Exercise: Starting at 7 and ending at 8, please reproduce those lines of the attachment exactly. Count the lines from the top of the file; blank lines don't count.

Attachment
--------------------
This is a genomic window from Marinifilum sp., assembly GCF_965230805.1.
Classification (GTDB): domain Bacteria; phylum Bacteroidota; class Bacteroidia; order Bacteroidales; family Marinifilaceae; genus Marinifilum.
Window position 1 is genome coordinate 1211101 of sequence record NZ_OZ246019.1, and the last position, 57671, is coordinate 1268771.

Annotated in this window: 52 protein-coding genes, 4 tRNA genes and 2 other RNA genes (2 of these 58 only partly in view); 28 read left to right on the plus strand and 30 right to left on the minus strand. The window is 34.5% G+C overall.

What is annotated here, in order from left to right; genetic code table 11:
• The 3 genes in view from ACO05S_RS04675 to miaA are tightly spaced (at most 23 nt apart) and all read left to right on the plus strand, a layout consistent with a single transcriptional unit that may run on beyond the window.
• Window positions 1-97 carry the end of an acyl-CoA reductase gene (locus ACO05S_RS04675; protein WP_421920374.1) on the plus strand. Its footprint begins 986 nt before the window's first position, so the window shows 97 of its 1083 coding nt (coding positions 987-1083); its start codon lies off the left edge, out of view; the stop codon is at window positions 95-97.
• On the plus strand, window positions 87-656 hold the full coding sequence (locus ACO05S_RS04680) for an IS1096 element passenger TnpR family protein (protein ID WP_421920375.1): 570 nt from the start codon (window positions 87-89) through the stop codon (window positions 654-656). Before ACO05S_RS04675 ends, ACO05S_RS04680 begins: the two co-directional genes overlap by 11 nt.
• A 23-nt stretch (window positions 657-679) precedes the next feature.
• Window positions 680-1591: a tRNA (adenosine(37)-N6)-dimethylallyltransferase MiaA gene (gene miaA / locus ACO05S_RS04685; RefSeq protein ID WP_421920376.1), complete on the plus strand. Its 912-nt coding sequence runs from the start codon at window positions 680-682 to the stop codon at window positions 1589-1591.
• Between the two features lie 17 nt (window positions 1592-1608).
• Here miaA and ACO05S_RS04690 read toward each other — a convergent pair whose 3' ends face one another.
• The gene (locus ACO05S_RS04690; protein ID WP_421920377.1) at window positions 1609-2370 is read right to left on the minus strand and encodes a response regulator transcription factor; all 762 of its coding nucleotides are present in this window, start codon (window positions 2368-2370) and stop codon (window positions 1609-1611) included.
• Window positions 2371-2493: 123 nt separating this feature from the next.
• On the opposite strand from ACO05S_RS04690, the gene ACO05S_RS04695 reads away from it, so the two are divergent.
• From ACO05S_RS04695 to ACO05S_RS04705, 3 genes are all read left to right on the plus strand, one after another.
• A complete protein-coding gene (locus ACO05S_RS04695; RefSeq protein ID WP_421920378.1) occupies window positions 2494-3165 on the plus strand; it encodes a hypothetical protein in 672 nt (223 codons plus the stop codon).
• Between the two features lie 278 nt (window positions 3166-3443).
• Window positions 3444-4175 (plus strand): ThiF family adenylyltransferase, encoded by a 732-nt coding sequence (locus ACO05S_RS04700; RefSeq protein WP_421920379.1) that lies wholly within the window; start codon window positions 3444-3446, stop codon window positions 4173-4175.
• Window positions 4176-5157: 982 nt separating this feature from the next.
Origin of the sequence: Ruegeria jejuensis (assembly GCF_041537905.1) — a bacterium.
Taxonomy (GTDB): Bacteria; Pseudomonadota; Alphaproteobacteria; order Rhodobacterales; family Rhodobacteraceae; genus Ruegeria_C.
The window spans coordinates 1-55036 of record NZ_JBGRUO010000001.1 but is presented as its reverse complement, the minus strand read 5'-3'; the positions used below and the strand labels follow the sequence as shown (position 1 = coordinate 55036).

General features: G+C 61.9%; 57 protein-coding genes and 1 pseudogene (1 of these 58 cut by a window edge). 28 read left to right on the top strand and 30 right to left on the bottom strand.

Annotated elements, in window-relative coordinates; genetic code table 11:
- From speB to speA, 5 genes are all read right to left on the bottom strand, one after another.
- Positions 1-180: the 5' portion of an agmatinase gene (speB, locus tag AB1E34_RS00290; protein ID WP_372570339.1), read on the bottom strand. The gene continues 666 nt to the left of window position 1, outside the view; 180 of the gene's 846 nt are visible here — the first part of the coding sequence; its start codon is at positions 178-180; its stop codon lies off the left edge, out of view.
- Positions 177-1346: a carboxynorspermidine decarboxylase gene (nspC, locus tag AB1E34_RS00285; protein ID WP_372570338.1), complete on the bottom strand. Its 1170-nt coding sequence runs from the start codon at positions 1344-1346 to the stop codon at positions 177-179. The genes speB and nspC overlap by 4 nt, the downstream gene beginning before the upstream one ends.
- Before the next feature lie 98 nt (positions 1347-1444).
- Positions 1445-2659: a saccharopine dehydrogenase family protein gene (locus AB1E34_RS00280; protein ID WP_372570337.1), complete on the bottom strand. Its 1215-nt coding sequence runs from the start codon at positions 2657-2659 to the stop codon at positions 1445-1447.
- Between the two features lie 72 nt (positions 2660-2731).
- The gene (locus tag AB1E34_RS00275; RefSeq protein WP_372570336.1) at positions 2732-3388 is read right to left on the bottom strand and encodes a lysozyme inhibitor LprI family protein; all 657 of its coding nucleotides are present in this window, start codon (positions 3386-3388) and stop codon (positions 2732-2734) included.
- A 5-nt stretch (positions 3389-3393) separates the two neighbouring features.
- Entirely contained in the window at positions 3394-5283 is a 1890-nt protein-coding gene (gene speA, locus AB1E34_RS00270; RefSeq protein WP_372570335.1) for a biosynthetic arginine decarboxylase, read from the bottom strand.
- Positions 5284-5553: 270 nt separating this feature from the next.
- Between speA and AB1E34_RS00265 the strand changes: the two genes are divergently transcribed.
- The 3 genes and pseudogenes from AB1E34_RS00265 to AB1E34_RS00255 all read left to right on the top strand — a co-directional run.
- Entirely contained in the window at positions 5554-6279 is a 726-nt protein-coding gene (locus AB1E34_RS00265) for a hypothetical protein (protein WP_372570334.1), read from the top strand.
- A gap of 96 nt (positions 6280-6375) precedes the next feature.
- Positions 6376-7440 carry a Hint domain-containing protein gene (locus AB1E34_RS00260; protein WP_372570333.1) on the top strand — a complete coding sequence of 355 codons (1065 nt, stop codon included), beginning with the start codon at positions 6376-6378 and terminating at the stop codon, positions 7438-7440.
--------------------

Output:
• Window positions 1-97 carry the end of an acyl-CoA reductase gene (locus ACO05S_RS04675; protein WP_421920374.1) on the plus strand. Its footprint begins 986 nt before the window's first position, so the window shows 97 of its 1083 coding nt (coding positions 987-1083); its start codon lies off the left edge, out of view; the stop codon is at window positions 95-97.
• On the plus strand, window positions 87-656 hold the full coding sequence (locus ACO05S_RS04680) for an IS1096 element passenger TnpR family protein (protein ID WP_421920375.1): 570 nt from the start codon (window positions 87-89) through the stop codon (window positions 654-656). Before ACO05S_RS04675 ends, ACO05S_RS04680 begins: the two co-directional genes overlap by 11 nt.